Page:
There were times at Vicarage Road on Wednesday night when you had to remember that this game between watford and Everton meant something. Everton still had work to do to preserve their top-flight status, and Watford, relegation confirmed last weekend, had pride in playing.
And yet, in the 75th minute, as Everton tried to go for the win, but not too much, Watford fans began a rendition of ‘we’ve lost the ball’ – sometimes increasing the volume to ‘we’ve got the ball’ – which only ended when applause filled the air for Craig Cathcart’s replacement. And then they started again.
It was infuriating, funny and absolutely instructive in a 0-0 that only Everton fans will remember, and only for the next two weeks. The point puts them two above the relegation zone in 16th, with Burnley and Leeds United below. Everton fans, boisterous throughout, feared the worst when Watford won a free kick deep in their half in added time. Then they were frustrated when two corners at the other end went back and forth before referee Mike Dean did the human thing and blew the final whistle.
There are no knockdowns when you are one point above the relegation zone in the second week of May, like Everton were when they arrived earlier in the evening. But it was as close to such a luxury as it gets and they refused to take it.
Because Watford were already down after their defeat against Crystal Palace this weekend, their sixth consecutive defeat and many of their players were already absent. Ismailia Sarr, Emmanuel Dennis, Tom Cleverley, Imran Louza, Juraj Kucka, Kiko Femenia, Josh King and Nicolas N’Koulou were all declared unavailable the day before this match, hence the seven changes. All with a combination of injury and illness, no doubt exacerbated by the premature end to their season and therefore their enthusiasm.
Many fans followed suit, according to the many empty seats on Vicarage Road. And fair enough. They had already seen the death of another premier league campaign with two managers. There was no need to watch the end of a third. Hours before kick-off, Roy Hodgson’s replacement was announced as Rob Edwards, following a orchestrated exit from Forest Green Rovers. Even the one who enters is under a cloud.
But the 10-point turnaround in their last five games, armed with one in hand on eighteenth-place Leeds United – hasn’t changed. Frank Lampardit’s tact. Their rise from the depths happened by treating every game as a must win and now was not the time to stray from that goal. Especially with just one line-up change – Michael Keane in place of Mina – after the win over Leicester City just three days ago.
And so the first half went tediously, sounding rusty hosts – Dan Gosling, anyone? — and openly cautious visitors moving around the ring, throwing a few punches but mostly staring at each other, waiting for the other to visibly tire. Watford actually had the better start, moving the ball back and forth enough to find the odd entry into the box from wide positions. Everton have slowly stepped up and established themselves, like predators approaching their gammy prey, although they are wary of harming themselves in the process like losing a filling.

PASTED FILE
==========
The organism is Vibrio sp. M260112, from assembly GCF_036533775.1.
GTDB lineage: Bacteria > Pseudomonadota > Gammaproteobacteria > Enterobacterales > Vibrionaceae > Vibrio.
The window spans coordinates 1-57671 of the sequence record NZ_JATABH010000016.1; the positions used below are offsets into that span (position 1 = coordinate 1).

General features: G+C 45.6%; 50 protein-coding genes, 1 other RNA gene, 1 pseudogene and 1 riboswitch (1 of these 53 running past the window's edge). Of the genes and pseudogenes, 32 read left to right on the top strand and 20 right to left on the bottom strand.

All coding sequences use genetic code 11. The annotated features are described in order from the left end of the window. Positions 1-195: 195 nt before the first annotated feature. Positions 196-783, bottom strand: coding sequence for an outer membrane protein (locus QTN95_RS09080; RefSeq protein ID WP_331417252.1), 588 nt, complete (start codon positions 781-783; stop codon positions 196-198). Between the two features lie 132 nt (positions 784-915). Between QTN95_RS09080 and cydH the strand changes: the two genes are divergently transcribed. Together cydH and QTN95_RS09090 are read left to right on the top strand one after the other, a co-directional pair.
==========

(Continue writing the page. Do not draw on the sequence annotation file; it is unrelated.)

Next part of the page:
Anthony Gordon and Richarlison, formerly of yellow and black, were the most direct, as always, and Gordon’s breakdowns on the right should have been greater, especially the one in which he superbly faked Ken Sema to sprint free. Support, however, was lacking, which was a familiar theme throughout the first half and surely to be rectified in the second. The appetite to do so on both sides, who had not scored a shot on target between them in the first 45, was all the more evident as they emerged after the break minutes before the referees.
It should have happened at 51 minutes, and at Watford. A free kick from a crossing position on the left was whipped in and found Moussa Sissoko rising highest past the penalty spot. The contact was so bad that he almost made a touch. Everton then returned the serve immediately, Richarlison rolling a body into the box and pushing an effort on goal which Ben Foster did well to recover after a deflection from Christian Kabasele.
The best chance came on the hour mark, a neat one-two between Demarai Gray and Alex Iwobi gave the latter a snap to take on the edge of the right-hand point of the six-yard box he dragged away from the left post. Then Keane headed comfortably into the hands of Ben Foster from a corner.
Then came the boring quarter of an hour, which actually featured plenty of openings for Everton, even shots on goal that were never straight at Foster at a comfortable pace.
Even in the final throes of Watford’s free-kick and Everton’s corner, no one really believed these two would be separated on the night. And as Gordon’s second corner sailed long, deep and offside and Dean exploded, Watford fans roared in approval, leaping in wry joy at not losing a seventh in a row. They’ll likely be in a similar (albeit sincere) situation by this time next year if the Championship promotion plays type. Everton fans have praised their side for another small step towards survival, one they will feel all the more attainable after Leeds’ freefall continued with a collage at the hands of Chelsea.
One thing was certain – there were no winners here.
Watford vs Everton result: Premier League score, goals, report
Source link Watford vs Everton result: Premier League score, goals, report